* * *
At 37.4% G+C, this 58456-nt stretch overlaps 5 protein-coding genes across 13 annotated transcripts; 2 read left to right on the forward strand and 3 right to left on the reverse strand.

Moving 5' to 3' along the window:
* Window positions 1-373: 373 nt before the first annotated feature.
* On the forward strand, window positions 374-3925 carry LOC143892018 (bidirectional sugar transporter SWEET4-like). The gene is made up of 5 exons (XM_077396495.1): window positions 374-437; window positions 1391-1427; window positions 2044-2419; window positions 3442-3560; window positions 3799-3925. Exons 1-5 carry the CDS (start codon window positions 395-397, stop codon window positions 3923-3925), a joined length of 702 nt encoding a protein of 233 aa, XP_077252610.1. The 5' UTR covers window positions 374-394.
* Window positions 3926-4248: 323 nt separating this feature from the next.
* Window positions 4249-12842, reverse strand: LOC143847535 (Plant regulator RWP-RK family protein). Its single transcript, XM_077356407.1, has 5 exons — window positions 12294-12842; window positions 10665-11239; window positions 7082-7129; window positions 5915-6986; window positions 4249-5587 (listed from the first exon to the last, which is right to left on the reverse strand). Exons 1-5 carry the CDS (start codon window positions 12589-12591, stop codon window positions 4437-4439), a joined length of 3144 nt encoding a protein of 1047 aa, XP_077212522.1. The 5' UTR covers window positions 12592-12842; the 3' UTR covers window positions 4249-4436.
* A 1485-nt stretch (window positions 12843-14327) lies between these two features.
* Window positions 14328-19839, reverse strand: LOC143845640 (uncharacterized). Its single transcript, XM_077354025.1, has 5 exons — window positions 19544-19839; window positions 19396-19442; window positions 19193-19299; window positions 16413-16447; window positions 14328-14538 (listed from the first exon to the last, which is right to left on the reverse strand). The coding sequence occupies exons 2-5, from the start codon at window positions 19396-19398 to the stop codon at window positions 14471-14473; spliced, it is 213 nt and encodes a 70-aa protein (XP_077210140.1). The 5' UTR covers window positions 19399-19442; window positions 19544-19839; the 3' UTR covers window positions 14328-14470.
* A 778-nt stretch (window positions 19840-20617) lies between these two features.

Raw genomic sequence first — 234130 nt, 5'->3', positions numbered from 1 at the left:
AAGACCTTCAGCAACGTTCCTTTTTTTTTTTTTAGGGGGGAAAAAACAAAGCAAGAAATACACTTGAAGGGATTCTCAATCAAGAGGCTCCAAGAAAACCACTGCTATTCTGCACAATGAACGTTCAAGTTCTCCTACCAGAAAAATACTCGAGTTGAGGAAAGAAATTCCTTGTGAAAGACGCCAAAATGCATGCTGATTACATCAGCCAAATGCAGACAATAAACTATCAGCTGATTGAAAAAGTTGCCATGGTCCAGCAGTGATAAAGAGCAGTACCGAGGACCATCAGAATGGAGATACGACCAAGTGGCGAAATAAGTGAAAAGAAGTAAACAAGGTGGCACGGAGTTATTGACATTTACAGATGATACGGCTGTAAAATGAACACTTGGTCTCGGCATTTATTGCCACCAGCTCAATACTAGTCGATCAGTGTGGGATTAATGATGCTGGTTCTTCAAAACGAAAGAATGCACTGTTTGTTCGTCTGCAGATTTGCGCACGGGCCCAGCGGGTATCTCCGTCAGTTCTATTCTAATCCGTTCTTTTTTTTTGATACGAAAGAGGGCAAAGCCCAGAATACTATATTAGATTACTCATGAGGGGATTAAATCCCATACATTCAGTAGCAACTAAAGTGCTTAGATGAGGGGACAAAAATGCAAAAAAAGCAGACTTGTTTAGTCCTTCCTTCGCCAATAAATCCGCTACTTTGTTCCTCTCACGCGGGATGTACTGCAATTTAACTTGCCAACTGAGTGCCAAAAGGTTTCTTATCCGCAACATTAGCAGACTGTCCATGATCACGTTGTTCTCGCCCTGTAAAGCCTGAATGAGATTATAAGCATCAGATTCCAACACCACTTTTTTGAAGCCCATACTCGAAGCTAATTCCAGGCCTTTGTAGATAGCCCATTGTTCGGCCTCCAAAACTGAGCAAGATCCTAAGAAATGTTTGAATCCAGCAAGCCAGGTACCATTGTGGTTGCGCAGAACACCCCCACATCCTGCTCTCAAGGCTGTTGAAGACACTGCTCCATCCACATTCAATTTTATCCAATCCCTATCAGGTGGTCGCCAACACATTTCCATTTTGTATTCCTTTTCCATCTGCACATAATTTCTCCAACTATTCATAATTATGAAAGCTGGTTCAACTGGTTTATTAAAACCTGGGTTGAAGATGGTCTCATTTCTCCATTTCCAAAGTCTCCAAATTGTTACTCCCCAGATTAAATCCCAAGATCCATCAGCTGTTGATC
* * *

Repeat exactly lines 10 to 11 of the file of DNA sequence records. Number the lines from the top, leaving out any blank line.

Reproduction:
Raw genomic sequence first — 234130 nt, 5'->3', positions numbered from 1 at the left:
AAGACCTTCAGCAACGTTCCTTTTTTTTTTTTTAGGGGGGAAAAAACAAAGCAAGAAATACACTTGAAGGGATTCTCAATCAAGAGGCTCCAAGAAAACCACTGCTATTCTGCACAATGAACGTTCAAGTTCTCCTACCAGAAAAATACTCGAGTTGAGGAAAGAAATTCCTTGTGAAAGACGCCAAAATGCATGCTGATTACATCAGCCAAATGCAGACAATAAACTATCAGCTGATTGAAAAAGTTGCCATGGTCCAGCAGTGATAAAGAGCAGTACCGAGGACCATCAGAATGGAGATACGACCAAGTGGCGAAATAAGTGAAAAGAAGTAAACAAGGTGGCACGGAGTTATTGACATTTACAGATGATACGGCTGTAAAATGAACACTTGGTCTCGGCATTTATTGCCACCAGCTCAATACTAGTCGATCAGTGTGGGATTAATGATGCTGGTTCTTCAAAACGAAAGAATGCACTGTTTGTTCGTCTGCAGATTTGCGCACGGGCCCAGCGGGTATCTCCGTCAGTTCTATTCTAATCCGTTCTTTTTTTTTGATACGAAAGAGGGCAAAGCCCAGAATACTATATTAGATTACTCATGAGGGGATTAAATCCCATACATTCAGTAGCAACTAAAGTGCTTAGATGAGGGGACAAAAATGCAAAAAAAGCAGACTTGTTTAGTCCTTCCTTCGCCAATAAATCCGCTACTTTGTTCCTCTCACGCGGGATGTACTGCAATTTAACTTGCCAACTGAGTGCCAAAAGGTTTCTTATCCGCAACATTAGCAGACTGTCCATGATCACGTTGTTCTCGCCCTGTAAAGCCTGAATGAGATTATAAGCATCAGATTCCAACACCACTTTTTTGAAGCCCATACTCGAAGCTAATTCCAGGCCTTTGTAGATAGCCCATTGTTCGGCCTCCAAAACTGAGCAAGATCCTAAGAAATGTTTGAATCCAGCAAGCCAGGTACCATTGTGGTTGCGCAGAACACCCCCACATCCTGCTCTCAAGGCTGTTGAAGACACTGCTCCATCCACATTCAATTTTATCCAATCCCTATCAGGTGGTCGCCAACACATTTCCATTTTGTATTCCTTTTCCATCTGCACATAATTTCTCCAACTATTCATAATTATGAAAGCTGGTTCAACTGGTTTATTAAAACCTGGGTTGAAGATGGTCTCATTTCTCCATTTCCAAAGTCTCCAAATTGTTACTCCCCAGATTAAATCCCAAGATCCATCAGCTGTTGATC